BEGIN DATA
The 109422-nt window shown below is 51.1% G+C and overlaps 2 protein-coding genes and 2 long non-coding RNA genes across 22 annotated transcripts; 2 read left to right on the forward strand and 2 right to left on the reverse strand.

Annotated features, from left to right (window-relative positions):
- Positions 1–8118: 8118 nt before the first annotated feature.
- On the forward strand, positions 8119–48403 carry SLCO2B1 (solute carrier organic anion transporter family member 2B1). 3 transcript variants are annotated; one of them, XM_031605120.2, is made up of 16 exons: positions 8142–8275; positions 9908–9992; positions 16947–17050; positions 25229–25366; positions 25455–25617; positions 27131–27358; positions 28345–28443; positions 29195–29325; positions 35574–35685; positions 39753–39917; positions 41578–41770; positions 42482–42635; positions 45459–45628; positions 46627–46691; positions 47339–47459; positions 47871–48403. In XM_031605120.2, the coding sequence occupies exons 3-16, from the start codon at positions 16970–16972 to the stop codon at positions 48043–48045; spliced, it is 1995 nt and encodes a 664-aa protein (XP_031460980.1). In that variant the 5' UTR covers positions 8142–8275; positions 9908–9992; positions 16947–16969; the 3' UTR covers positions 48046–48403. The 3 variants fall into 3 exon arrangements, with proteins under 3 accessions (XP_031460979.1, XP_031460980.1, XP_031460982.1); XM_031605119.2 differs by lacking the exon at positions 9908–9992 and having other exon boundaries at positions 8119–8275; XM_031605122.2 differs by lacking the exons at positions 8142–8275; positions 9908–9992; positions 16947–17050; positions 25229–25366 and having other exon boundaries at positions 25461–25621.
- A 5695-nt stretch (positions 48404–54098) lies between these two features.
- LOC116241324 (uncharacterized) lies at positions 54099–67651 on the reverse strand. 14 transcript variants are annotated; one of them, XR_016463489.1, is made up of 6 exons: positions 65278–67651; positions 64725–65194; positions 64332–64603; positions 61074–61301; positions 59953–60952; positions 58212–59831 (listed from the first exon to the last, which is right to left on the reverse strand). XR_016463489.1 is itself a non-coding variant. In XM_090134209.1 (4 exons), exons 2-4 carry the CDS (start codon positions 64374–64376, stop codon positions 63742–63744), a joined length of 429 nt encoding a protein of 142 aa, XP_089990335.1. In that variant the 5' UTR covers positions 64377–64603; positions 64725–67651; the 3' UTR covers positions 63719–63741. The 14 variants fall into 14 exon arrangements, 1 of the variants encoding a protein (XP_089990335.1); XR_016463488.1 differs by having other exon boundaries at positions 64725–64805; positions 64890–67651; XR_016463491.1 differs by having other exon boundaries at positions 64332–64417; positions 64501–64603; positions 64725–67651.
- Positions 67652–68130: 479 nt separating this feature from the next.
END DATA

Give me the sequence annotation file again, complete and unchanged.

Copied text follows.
The 109422-nt window shown below is 51.1% G+C and overlaps 2 protein-coding genes and 2 long non-coding RNA genes across 22 annotated transcripts; 2 read left to right on the forward strand and 2 right to left on the reverse strand.

Annotated features, from left to right (window-relative positions):
- Positions 1–8118: 8118 nt before the first annotated feature.
- On the forward strand, positions 8119–48403 carry SLCO2B1 (solute carrier organic anion transporter family member 2B1). 3 transcript variants are annotated; one of them, XM_031605120.2, is made up of 16 exons: positions 8142–8275; positions 9908–9992; positions 16947–17050; positions 25229–25366; positions 25455–25617; positions 27131–27358; positions 28345–28443; positions 29195–29325; positions 35574–35685; positions 39753–39917; positions 41578–41770; positions 42482–42635; positions 45459–45628; positions 46627–46691; positions 47339–47459; positions 47871–48403. In XM_031605120.2, the coding sequence occupies exons 3-16, from the start codon at positions 16970–16972 to the stop codon at positions 48043–48045; spliced, it is 1995 nt and encodes a 664-aa protein (XP_031460980.1). In that variant the 5' UTR covers positions 8142–8275; positions 9908–9992; positions 16947–16969; the 3' UTR covers positions 48046–48403. The 3 variants fall into 3 exon arrangements, with proteins under 3 accessions (XP_031460979.1, XP_031460980.1, XP_031460982.1); XM_031605119.2 differs by lacking the exon at positions 9908–9992 and having other exon boundaries at positions 8119–8275; XM_031605122.2 differs by lacking the exons at positions 8142–8275; positions 9908–9992; positions 16947–17050; positions 25229–25366 and having other exon boundaries at positions 25461–25621.
- A 5695-nt stretch (positions 48404–54098) lies between these two features.
- LOC116241324 (uncharacterized) lies at positions 54099–67651 on the reverse strand. 14 transcript variants are annotated; one of them, XR_016463489.1, is made up of 6 exons: positions 65278–67651; positions 64725–65194; positions 64332–64603; positions 61074–61301; positions 59953–60952; positions 58212–59831 (listed from the first exon to the last, which is right to left on the reverse strand). XR_016463489.1 is itself a non-coding variant. In XM_090134209.1 (4 exons), exons 2-4 carry the CDS (start codon positions 64374–64376, stop codon positions 63742–63744), a joined length of 429 nt encoding a protein of 142 aa, XP_089990335.1. In that variant the 5' UTR covers positions 64377–64603; positions 64725–67651; the 3' UTR covers positions 63719–63741. The 14 variants fall into 14 exon arrangements, 1 of the variants encoding a protein (XP_089990335.1); XR_016463488.1 differs by having other exon boundaries at positions 64725–64805; positions 64890–67651; XR_016463491.1 differs by having other exon boundaries at positions 64332–64417; positions 64501–64603; positions 64725–67651.
- Positions 67652–68130: 479 nt separating this feature from the next.